Another striking feature of the campaign against cats is how little attention is given to the benefits they confer on human beings. For most of the time in which they have cohabited with people, cats lived outdoors. It is only relatively recently that they began to live in human households in large numbers. What is it that has allowed them to make this evolutionary step? Ailurophobes will say it is the anthropomorphism of cat lovers, who treat their feline housemates as surrogate human beings. But for many cat lovers, I suspect the opposite is true. What they cherish is not how cats resemble us, but their differences from us. Living with cats opens a window into a world beyond our own and teaches us something important about what it means to be human.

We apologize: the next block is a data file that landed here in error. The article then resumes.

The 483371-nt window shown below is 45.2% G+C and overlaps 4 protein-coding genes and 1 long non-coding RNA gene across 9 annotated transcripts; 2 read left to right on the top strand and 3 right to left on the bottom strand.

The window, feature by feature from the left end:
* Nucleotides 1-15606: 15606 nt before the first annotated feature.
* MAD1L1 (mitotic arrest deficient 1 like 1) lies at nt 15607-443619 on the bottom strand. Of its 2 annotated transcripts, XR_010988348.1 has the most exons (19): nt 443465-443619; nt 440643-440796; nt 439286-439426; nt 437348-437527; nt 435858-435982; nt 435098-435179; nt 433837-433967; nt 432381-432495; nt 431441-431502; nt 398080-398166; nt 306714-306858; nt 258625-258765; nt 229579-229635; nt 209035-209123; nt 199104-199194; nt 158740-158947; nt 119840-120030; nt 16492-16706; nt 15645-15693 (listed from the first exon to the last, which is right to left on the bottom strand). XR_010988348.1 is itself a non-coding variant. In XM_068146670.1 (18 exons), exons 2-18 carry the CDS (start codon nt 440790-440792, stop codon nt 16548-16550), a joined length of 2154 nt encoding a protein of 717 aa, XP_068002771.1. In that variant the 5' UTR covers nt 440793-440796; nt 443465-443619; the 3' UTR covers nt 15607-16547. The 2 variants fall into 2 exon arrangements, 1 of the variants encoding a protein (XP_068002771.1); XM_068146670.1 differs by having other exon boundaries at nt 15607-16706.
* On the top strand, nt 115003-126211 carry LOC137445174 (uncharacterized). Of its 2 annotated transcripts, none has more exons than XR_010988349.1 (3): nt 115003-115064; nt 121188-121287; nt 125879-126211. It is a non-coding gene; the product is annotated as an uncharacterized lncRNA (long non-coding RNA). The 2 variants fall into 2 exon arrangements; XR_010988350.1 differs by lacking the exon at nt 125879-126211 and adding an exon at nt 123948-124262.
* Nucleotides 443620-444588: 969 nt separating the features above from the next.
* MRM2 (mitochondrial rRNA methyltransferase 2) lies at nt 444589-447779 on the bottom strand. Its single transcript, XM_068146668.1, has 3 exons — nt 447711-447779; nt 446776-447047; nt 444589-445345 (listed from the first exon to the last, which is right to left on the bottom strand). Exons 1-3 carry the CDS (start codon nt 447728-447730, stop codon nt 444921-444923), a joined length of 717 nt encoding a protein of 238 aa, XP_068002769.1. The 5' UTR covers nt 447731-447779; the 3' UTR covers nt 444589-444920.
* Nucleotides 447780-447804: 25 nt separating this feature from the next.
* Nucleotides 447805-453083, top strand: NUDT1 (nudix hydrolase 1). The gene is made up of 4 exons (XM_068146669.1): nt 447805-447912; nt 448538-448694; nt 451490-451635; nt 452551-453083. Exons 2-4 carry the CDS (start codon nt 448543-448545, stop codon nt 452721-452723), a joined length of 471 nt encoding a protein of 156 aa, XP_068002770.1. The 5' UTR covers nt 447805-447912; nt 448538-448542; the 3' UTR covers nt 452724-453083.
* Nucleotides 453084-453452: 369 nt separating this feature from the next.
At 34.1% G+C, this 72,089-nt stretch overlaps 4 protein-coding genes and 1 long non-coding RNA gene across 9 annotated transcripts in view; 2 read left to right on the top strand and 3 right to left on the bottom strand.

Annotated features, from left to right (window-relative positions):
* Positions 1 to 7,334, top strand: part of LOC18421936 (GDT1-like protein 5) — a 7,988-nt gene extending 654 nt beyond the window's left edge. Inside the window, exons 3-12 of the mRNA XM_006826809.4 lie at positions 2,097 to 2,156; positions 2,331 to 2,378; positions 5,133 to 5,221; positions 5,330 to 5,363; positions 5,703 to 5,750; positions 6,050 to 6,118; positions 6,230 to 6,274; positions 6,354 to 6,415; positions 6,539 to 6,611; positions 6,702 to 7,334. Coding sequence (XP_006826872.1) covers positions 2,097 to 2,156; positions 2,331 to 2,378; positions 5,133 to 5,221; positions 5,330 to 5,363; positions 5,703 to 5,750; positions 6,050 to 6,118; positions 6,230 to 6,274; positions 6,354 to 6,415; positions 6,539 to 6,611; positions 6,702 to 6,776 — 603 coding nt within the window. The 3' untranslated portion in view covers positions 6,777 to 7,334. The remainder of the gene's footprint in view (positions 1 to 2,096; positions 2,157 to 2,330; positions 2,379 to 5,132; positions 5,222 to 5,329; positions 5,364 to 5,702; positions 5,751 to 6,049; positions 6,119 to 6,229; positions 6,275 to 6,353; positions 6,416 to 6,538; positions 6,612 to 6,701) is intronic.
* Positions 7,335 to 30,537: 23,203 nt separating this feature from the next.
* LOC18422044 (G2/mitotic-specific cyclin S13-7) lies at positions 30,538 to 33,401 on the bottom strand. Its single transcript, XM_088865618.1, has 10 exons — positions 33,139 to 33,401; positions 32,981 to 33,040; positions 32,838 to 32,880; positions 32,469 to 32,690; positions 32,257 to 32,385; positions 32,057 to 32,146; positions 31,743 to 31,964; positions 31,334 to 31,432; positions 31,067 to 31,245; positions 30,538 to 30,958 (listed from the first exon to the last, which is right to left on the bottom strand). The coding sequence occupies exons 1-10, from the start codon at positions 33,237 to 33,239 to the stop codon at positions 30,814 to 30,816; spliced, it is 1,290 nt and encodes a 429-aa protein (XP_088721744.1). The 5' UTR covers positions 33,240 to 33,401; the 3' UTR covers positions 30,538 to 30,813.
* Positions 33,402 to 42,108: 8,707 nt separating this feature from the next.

One of the most attractive features of cats is that contentment is their default state. Unlike human beings – particularly of the modern variety – they do not spend their days in laborious pursuit of a fantasy of happiness. They are comfortable with themselves and their lives, and remain in that condition for as long as they are not threatened. When they are not eating or sleeping, they pass the time exploring and playing, never asking for reasons to live. Life itself is enough for them.

If there are people who can’t stand cats – and it seems there are many – one reason may be envy. As Jeffrey Masson, whose The Nine Emotional Lives of Cats is the best book on cats ever published, has written:


In English, if not in “cat”, the word contentment conveys something of a feeling of being at peace with the world or with yourself. It is more of a state than a fleeting emotion. A person can be happy (momentarily) without being content. Contentment cannot be purchased; happiness, on the other hand, has a price. For us, happiness is a serious business.